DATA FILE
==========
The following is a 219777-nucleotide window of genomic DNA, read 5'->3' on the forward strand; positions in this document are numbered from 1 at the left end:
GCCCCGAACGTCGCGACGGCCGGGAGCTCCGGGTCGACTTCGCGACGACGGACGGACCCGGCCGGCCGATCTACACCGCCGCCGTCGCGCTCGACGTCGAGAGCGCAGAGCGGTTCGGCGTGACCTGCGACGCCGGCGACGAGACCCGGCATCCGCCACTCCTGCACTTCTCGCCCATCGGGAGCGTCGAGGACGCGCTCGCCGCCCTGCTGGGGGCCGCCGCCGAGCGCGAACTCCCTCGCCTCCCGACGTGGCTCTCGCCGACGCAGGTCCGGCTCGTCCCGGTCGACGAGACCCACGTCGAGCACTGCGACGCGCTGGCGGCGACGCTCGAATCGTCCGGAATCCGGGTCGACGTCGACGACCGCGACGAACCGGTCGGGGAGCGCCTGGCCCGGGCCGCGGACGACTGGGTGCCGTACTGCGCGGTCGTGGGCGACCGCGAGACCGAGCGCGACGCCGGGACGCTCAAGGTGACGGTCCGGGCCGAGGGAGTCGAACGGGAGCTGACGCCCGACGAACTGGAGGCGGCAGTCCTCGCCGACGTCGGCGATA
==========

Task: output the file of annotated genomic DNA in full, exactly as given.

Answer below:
The following is a 219777-nucleotide window of genomic DNA, read 5'->3' on the forward strand; positions in this document are numbered from 1 at the left end:
GCCCCGAACGTCGCGACGGCCGGGAGCTCCGGGTCGACTTCGCGACGACGGACGGACCCGGCCGGCCGATCTACACCGCCGCCGTCGCGCTCGACGTCGAGAGCGCAGAGCGGTTCGGCGTGACCTGCGACGCCGGCGACGAGACCCGGCATCCGCCACTCCTGCACTTCTCGCCCATCGGGAGCGTCGAGGACGCGCTCGCCGCCCTGCTGGGGGCCGCCGCCGAGCGCGAACTCCCTCGCCTCCCGACGTGGCTCTCGCCGACGCAGGTCCGGCTCGTCCCGGTCGACGAGACCCACGTCGAGCACTGCGACGCGCTGGCGGCGACGCTCGAATCGTCCGGAATCCGGGTCGACGTCGACGACCGCGACGAACCGGTCGGGGAGCGCCTGGCCCGGGCCGCGGACGACTGGGTGCCGTACTGCGCGGTCGTGGGCGACCGCGAGACCGAGCGCGACGCCGGGACGCTCAAGGTGACGGTCCGGGCCGAGGGAGTCGAACGGGAGCTGACGCCCGACGAACTGGAGGCGGCAGTCCTCGCCGACGTCGGCGATA